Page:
America is like ‘a captain set to jump ship’ on global trade, says Hong Kong commerce chief, vowing to press Washington

Minister Edward Yau Tang-wah plans robust defence of city on official visit to US capital amid escalating trade war with China

PUBLISHED : Friday, 20 July, 2018, 7:17am
UPDATED : Friday, 20 July, 2018, 3:25pm

Hong Kong’s commerce minister is planning to launch an all-out defence of the city’s case against the China-US trade war in an official visit to Washington, vowing to speak out about the United States behaving like “a captain getting ready to abandon ship” in global trade.

In an exclusive interview with the Post, Secretary for Commerce and Economic Development Edward Yau Tang-wah said he had noticed Hong Kong’s business leaders were worried about the unfolding trade war, as it was creating uncertainty and driving up the cost of business, especially for the import and export sector.

The trade spat was also casting a shadow over capital flow, currency exchanges and investment sentiment, he said, highlighting the city’s vulnerable status even though it has managed to avoid the full impact so far.

An impassioned Yau pledged to do right by businesses, saying the government would continue to monitor the situation, and roll out measures to support local firms when necessary.

He also promised that the city’s leadership would continue to adopt a multipronged strategy to safeguard Hong Kong’s status as an international trading hub.

“There is no winner in the trade war ... because somebody has to pick up these [extra] costs and there is no fixed equation on who is going to pay more,” Yau said.

Following tit-for-tat 25 per cent tariffs on US$34 billion worth of goods on July 6, Washington announced a 10 per cent levy on another US$200 billion worth of Chinese goods last week, pending congressional approval.

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After meeting with major trade associations on Monday, Yau estimated that with the second round of tariffs proposed by Washington, about HK$130 billion worth of mainland Chinese exports to the US via Hong Kong – or nearly half of such exports passing through and about 3.5 per cent of the city’s total exports – would be affected.

The tariffs were also likely to directly cost about 0.1 to 0.2 per cent of the city’s GDP growth, although the long-term impact remained difficult to estimate at this stage, he added on Monday.

In his interview with the Post on Thursday, Yau revealed that to deal with the issue, Hong Kong had joined as a third party in several complaints lodged with the World Trade Organisation (WTO) regarding Washington’s latest trade moves, and the US was required to respond.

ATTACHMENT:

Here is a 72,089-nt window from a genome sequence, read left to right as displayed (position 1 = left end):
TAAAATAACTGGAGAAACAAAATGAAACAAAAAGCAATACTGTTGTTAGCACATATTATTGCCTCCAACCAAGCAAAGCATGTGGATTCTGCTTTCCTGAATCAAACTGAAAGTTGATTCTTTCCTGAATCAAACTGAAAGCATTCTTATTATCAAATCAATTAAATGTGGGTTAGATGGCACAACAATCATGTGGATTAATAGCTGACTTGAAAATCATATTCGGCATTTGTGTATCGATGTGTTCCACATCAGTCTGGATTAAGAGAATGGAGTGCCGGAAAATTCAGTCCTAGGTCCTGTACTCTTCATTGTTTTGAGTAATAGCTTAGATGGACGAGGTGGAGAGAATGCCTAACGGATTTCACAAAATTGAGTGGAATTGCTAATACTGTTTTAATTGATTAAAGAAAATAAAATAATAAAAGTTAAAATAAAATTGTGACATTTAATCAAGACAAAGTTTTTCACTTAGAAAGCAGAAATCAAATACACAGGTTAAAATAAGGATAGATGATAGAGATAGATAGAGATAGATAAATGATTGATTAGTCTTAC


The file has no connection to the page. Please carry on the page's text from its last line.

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Other international platforms such as the Asia-Pacific Economic Cooperation (Apec) had also been helpful, he said.

“[The trade war] was initiated by the US … we cannot have a meaningful discussion [on improving the WTO] if any one of us behaves like a captain getting ready to abandon ship,” Yau said.

“Being on the same boat, the last thing you want is to see it being sunk or abandoned ... This is why Hong Kong is so vocal and worried about the trade war ... We live on free trade and are a living example.”

Asked whether he would be visiting the American capital soon to discuss the issue, Yau said: “I’m planning to do so ... But visiting Washington is not the only way; occasions such as Apec and WTO meetings [are also opportunities to lobby].”

Yau will be joining a list of top local officials who have travelled to the US since the current Hong Kong government took office in July last year.

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Foreign business groups in the city, including the American Chamber of Commerce in Hong Kong, have warned of parties in the US who argue it is “no longer constructive to discern where the mainland ends and Hong Kong begins” on the issue of trade, meaning the city can be pulled into the centre of the dispute.

However, Yau said he was not worried about the trend, as he believed most American business leaders were still aware of Hong Kong’s unique strengths under the “one country, two systems” principle in which Beijing guaranteed the city a “high degree of autonomy” after it was returned from British to Chinese rule in 1997.

“It’s hard for me to say that in the future, Hong Kong will be considered equal to the mainland,” Yau said. “But no matter how [America sees the city, tariff measures] damage Hong Kong-US business interests.”

So far, Hong Kong has only been named once in the punitive tariffs on steel and aluminium products the US levied on the city and mainland China earlier this year, on grounds of protecting national security.

To counter the tariff measures, Yau said, two funds worth HK$2.5 billion catering to smaller firms were ready for applicants.

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One of them was a HK$1.5 billion fund to help Hong Kong companies upgrade and restructure their business operations and market products in mainland China – it would be extended to the Association of Southeast Asian Nations (Asean) on August 1, Yau said.

The 10-nation trading bloc, comprising Brunei, Cambodia, Indonesia, Laos, Malaysia, Myanmar, the Philippines, Singapore, Thailand and Vietnam, is Hong Kong’s second-largest trade partner after mainland China.

The Export Credit Insurance Corporation has also helped with extra coverage for exporters by increasing the number of buyers subject to free assessment of risks to six per Hong Kong exporter from three.

“We have other funding schemes ready for companies which may become cash strapped as a result,” Yau said. “There are umbrellas ready for the rainy days.”